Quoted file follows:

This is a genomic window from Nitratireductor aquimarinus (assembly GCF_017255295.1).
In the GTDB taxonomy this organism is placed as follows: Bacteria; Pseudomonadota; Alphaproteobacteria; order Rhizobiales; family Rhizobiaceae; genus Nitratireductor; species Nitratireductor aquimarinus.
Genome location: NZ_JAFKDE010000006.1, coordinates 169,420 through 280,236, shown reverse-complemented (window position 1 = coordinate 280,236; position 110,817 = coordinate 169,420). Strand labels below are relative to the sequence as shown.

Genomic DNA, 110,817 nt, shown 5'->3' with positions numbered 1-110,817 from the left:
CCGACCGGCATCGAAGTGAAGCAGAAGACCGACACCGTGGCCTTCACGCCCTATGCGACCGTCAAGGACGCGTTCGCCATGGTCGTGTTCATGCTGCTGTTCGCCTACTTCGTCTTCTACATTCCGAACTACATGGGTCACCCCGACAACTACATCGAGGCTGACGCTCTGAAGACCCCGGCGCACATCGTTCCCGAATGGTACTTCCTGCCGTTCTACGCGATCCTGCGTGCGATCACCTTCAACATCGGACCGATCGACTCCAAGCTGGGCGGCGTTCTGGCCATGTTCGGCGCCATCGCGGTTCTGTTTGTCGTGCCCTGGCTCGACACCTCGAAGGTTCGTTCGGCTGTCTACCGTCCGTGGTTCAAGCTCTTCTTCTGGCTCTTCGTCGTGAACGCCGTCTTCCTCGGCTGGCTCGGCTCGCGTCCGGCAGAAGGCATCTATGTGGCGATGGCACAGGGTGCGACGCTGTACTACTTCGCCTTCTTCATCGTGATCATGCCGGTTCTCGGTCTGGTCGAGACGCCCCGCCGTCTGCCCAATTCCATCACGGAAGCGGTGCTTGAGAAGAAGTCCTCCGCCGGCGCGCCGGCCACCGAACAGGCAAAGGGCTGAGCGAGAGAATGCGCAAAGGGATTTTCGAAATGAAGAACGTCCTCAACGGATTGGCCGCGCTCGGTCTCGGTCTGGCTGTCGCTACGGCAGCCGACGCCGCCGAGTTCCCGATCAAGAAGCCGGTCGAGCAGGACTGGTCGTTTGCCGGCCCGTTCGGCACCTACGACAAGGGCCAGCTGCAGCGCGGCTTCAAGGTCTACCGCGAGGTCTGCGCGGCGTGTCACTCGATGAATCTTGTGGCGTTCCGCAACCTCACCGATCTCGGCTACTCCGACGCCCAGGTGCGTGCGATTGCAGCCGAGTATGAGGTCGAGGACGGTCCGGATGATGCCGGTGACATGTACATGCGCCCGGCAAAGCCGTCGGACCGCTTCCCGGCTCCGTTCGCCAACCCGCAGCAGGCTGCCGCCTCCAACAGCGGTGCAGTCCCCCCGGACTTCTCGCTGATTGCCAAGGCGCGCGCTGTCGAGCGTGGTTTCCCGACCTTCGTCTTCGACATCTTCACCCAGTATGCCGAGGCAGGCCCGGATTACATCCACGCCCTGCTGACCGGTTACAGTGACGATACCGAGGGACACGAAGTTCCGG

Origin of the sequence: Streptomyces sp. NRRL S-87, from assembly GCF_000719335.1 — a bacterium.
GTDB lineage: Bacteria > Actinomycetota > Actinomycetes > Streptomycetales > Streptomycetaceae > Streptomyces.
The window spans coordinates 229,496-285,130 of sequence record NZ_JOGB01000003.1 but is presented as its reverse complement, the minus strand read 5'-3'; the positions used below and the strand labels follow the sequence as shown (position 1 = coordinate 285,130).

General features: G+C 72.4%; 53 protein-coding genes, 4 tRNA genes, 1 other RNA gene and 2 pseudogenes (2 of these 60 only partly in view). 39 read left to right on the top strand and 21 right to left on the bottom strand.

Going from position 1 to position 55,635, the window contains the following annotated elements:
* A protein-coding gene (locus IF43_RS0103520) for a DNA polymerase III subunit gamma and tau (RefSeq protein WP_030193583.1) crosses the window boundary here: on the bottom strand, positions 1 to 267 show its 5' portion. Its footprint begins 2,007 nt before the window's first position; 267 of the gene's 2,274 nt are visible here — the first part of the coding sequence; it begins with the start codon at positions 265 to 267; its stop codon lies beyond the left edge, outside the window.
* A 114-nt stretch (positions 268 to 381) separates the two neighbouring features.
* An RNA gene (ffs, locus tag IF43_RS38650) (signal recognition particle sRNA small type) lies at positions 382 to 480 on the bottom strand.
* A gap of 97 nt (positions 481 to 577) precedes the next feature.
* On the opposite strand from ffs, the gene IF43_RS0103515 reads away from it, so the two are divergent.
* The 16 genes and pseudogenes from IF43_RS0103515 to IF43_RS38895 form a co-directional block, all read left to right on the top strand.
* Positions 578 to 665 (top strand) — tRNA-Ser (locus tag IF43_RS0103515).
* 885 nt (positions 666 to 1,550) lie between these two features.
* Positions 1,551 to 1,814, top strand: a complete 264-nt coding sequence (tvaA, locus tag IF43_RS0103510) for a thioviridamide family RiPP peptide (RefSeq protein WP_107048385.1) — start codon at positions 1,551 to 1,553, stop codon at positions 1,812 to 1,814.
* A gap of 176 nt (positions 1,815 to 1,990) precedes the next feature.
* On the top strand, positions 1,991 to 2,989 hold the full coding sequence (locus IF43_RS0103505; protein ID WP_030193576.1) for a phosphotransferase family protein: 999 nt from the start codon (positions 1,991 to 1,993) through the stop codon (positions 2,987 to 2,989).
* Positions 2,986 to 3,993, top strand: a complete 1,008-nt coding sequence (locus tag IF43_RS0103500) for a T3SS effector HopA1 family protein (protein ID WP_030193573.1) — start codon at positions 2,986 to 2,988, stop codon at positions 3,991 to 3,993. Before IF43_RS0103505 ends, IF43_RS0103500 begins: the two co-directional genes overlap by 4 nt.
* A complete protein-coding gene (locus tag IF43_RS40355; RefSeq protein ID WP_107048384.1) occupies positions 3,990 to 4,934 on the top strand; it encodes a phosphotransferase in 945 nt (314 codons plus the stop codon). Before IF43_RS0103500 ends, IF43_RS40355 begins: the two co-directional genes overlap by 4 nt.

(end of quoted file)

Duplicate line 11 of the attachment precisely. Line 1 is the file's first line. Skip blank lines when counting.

* A protein-coding gene (locus IF43_RS0103520) for a DNA polymerase III subunit gamma and tau (RefSeq protein WP_030193583.1) crosses the window boundary here: on the bottom strand, positions 1 to 267 show its 5' portion. Its footprint begins 2,007 nt before the window's first position; 267 of the gene's 2,274 nt are visible here — the first part of the coding sequence; it begins with the start codon at positions 265 to 267; its stop codon lies beyond the left edge, outside the window.